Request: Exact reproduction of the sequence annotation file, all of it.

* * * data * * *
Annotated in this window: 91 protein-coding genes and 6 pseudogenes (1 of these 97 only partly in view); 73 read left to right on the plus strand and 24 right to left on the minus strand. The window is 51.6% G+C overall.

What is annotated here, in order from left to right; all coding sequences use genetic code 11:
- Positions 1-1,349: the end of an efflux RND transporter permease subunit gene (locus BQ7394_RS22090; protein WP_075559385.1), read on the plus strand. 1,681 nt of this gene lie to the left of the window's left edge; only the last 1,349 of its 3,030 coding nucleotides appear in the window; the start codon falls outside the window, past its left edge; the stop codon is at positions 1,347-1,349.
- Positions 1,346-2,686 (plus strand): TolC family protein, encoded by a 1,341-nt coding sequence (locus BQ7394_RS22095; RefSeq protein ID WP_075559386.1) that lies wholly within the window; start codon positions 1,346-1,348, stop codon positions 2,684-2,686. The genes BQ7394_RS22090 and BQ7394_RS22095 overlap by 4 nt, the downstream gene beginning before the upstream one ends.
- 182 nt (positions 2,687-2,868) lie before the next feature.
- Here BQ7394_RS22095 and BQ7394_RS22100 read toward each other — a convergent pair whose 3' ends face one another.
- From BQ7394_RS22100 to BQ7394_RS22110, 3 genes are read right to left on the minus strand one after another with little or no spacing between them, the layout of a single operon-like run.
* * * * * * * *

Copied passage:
Annotated in this window: 91 protein-coding genes and 6 pseudogenes (1 of these 97 only partly in view); 73 read left to right on the plus strand and 24 right to left on the minus strand. The window is 51.6% G+C overall.

What is annotated here, in order from left to right; all coding sequences use genetic code 11:
- Positions 1-1,349: the end of an efflux RND transporter permease subunit gene (locus BQ7394_RS22090; protein WP_075559385.1), read on the plus strand. 1,681 nt of this gene lie to the left of the window's left edge; only the last 1,349 of its 3,030 coding nucleotides appear in the window; the start codon falls outside the window, past its left edge; the stop codon is at positions 1,347-1,349.
- Positions 1,346-2,686 (plus strand): TolC family protein, encoded by a 1,341-nt coding sequence (locus BQ7394_RS22095; RefSeq protein ID WP_075559386.1) that lies wholly within the window; start codon positions 1,346-1,348, stop codon positions 2,684-2,686. The genes BQ7394_RS22090 and BQ7394_RS22095 overlap by 4 nt, the downstream gene beginning before the upstream one ends.
- 182 nt (positions 2,687-2,868) lie before the next feature.
- Here BQ7394_RS22095 and BQ7394_RS22100 read toward each other — a convergent pair whose 3' ends face one another.
- From BQ7394_RS22100 to BQ7394_RS22110, 3 genes are read right to left on the minus strand one after another with little or no spacing between them, the layout of a single operon-like run.